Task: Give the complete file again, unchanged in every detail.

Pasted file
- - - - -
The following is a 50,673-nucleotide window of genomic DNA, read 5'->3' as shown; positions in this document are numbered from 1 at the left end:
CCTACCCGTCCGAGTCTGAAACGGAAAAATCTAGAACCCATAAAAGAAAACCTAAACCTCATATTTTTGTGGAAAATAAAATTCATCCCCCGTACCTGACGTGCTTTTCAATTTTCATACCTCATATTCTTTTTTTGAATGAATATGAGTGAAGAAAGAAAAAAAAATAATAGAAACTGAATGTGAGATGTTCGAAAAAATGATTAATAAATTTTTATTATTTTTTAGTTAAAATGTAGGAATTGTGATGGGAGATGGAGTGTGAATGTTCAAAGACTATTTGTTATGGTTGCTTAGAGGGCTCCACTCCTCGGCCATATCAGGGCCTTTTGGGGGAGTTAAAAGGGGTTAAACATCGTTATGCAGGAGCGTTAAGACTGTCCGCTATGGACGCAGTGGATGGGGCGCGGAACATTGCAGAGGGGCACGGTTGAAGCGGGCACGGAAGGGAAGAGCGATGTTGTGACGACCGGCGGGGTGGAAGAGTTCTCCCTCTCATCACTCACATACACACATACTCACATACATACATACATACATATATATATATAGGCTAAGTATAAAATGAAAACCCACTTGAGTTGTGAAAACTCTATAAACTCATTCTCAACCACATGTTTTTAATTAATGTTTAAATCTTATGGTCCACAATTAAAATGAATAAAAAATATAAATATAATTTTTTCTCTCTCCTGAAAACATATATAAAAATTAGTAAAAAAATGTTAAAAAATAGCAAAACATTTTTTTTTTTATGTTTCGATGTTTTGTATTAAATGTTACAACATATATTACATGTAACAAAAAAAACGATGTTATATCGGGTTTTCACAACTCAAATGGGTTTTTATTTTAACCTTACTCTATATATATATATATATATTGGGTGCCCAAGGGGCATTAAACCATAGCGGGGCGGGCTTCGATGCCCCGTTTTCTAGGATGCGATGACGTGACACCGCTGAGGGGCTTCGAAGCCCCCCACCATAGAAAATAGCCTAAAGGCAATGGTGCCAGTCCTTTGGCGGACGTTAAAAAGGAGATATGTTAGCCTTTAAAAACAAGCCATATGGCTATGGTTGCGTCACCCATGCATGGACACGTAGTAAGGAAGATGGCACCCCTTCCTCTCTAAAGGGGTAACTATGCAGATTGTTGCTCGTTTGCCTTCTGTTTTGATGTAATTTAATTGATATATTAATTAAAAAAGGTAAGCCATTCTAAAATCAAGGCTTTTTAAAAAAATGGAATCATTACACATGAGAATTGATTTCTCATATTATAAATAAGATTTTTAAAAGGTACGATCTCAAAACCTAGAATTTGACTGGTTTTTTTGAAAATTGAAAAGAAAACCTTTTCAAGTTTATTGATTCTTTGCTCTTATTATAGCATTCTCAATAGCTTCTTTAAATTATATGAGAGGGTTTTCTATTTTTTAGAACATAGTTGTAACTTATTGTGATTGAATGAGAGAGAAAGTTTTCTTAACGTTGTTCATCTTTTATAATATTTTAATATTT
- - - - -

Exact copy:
The following is a 50,673-nucleotide window of genomic DNA, read 5'->3' as shown; positions in this document are numbered from 1 at the left end:
CCTACCCGTCCGAGTCTGAAACGGAAAAATCTAGAACCCATAAAAGAAAACCTAAACCTCATATTTTTGTGGAAAATAAAATTCATCCCCCGTACCTGACGTGCTTTTCAATTTTCATACCTCATATTCTTTTTTTGAATGAATATGAGTGAAGAAAGAAAAAAAAATAATAGAAACTGAATGTGAGATGTTCGAAAAAATGATTAATAAATTTTTATTATTTTTTAGTTAAAATGTAGGAATTGTGATGGGAGATGGAGTGTGAATGTTCAAAGACTATTTGTTATGGTTGCTTAGAGGGCTCCACTCCTCGGCCATATCAGGGCCTTTTGGGGGAGTTAAAAGGGGTTAAACATCGTTATGCAGGAGCGTTAAGACTGTCCGCTATGGACGCAGTGGATGGGGCGCGGAACATTGCAGAGGGGCACGGTTGAAGCGGGCACGGAAGGGAAGAGCGATGTTGTGACGACCGGCGGGGTGGAAGAGTTCTCCCTCTCATCACTCACATACACACATACTCACATACATACATACATACATATATATATATAGGCTAAGTATAAAATGAAAACCCACTTGAGTTGTGAAAACTCTATAAACTCATTCTCAACCACATGTTTTTAATTAATGTTTAAATCTTATGGTCCACAATTAAAATGAATAAAAAATATAAATATAATTTTTTCTCTCTCCTGAAAACATATATAAAAATTAGTAAAAAAATGTTAAAAAATAGCAAAACATTTTTTTTTTTATGTTTCGATGTTTTGTATTAAATGTTACAACATATATTACATGTAACAAAAAAAACGATGTTATATCGGGTTTTCACAACTCAAATGGGTTTTTATTTTAACCTTACTCTATATATATATATATATATTGGGTGCCCAAGGGGCATTAAACCATAGCGGGGCGGGCTTCGATGCCCCGTTTTCTAGGATGCGATGACGTGACACCGCTGAGGGGCTTCGAAGCCCCCCACCATAGAAAATAGCCTAAAGGCAATGGTGCCAGTCCTTTGGCGGACGTTAAAAAGGAGATATGTTAGCCTTTAAAAACAAGCCATATGGCTATGGTTGCGTCACCCATGCATGGACACGTAGTAAGGAAGATGGCACCCCTTCCTCTCTAAAGGGGTAACTATGCAGATTGTTGCTCGTTTGCCTTCTGTTTTGATGTAATTTAATTGATATATTAATTAAAAAAGGTAAGCCATTCTAAAATCAAGGCTTTTTAAAAAAATGGAATCATTACACATGAGAATTGATTTCTCATATTATAAATAAGATTTTTAAAAGGTACGATCTCAAAACCTAGAATTTGACTGGTTTTTTTGAAAATTGAAAAGAAAACCTTTTCAAGTTTATTGATTCTTTGCTCTTATTATAGCATTCTCAATAGCTTCTTTAAATTATATGAGAGGGTTTTCTATTTTTTAGAACATAGTTGTAACTTATTGTGATTGAATGAGAGAGAAAGTTTTCTTAACGTTGTTCATCTTTTATAATATTTTAATATTT